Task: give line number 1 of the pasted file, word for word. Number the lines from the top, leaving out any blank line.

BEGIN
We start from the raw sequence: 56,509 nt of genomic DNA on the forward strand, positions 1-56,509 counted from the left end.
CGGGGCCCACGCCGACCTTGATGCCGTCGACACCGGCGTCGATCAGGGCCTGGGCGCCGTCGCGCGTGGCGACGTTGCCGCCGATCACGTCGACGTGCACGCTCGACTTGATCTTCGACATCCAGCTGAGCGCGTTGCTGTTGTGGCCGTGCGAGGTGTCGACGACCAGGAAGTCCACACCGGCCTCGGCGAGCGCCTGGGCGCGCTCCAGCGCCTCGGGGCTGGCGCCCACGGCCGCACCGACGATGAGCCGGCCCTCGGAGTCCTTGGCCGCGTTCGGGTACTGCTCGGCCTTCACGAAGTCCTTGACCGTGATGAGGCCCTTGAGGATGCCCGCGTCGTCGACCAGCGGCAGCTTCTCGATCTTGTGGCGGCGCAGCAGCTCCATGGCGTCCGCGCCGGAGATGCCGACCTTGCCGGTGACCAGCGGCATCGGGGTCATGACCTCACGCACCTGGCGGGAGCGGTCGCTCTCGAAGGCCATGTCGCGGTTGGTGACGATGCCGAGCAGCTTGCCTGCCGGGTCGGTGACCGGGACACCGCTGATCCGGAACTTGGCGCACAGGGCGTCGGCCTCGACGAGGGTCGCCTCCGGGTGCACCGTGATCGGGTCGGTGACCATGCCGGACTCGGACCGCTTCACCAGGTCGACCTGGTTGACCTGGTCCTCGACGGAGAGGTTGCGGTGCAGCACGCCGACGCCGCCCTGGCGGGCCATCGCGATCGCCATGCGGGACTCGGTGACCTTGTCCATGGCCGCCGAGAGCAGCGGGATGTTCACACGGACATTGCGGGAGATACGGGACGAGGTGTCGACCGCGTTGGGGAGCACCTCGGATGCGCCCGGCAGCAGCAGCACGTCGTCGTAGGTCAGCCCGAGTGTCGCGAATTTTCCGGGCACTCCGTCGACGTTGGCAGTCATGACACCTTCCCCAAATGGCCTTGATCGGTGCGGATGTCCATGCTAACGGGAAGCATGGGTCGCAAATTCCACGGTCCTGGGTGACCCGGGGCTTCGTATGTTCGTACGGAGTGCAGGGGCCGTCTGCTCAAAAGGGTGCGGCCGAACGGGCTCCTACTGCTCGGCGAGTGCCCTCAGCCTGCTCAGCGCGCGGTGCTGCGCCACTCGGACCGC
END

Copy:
We start from the raw sequence: 56,509 nt of genomic DNA on the forward strand, positions 1-56,509 counted from the left end.